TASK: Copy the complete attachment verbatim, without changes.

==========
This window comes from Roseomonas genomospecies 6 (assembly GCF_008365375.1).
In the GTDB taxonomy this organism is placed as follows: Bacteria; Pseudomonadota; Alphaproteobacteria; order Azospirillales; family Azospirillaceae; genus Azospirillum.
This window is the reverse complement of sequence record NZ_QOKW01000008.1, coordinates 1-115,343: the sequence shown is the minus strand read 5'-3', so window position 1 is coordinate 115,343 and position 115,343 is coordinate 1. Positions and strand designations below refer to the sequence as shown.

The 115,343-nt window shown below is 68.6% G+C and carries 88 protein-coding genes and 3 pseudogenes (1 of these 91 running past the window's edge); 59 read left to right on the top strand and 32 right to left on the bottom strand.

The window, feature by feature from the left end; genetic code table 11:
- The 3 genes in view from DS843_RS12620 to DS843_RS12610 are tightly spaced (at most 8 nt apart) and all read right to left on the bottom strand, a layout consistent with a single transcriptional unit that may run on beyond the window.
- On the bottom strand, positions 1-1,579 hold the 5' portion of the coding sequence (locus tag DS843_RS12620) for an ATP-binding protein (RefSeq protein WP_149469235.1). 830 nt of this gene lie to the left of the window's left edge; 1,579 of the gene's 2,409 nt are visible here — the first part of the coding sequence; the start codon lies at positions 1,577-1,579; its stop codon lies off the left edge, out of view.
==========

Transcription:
This window comes from Roseomonas genomospecies 6 (assembly GCF_008365375.1).
In the GTDB taxonomy this organism is placed as follows: Bacteria; Pseudomonadota; Alphaproteobacteria; order Azospirillales; family Azospirillaceae; genus Azospirillum.
This window is the reverse complement of sequence record NZ_QOKW01000008.1, coordinates 1-115,343: the sequence shown is the minus strand read 5'-3', so window position 1 is coordinate 115,343 and position 115,343 is coordinate 1. Positions and strand designations below refer to the sequence as shown.

The 115,343-nt window shown below is 68.6% G+C and carries 88 protein-coding genes and 3 pseudogenes (1 of these 91 running past the window's edge); 59 read left to right on the top strand and 32 right to left on the bottom strand.

The window, feature by feature from the left end; genetic code table 11:
- The 3 genes in view from DS843_RS12620 to DS843_RS12610 are tightly spaced (at most 8 nt apart) and all read right to left on the bottom strand, a layout consistent with a single transcriptional unit that may run on beyond the window.
- On the bottom strand, positions 1-1,579 hold the 5' portion of the coding sequence (locus tag DS843_RS12620) for an ATP-binding protein (RefSeq protein WP_149469235.1). 830 nt of this gene lie to the left of the window's left edge; 1,579 of the gene's 2,409 nt are visible here — the first part of the coding sequence; the start codon lies at positions 1,577-1,579; its stop codon lies off the left edge, out of view.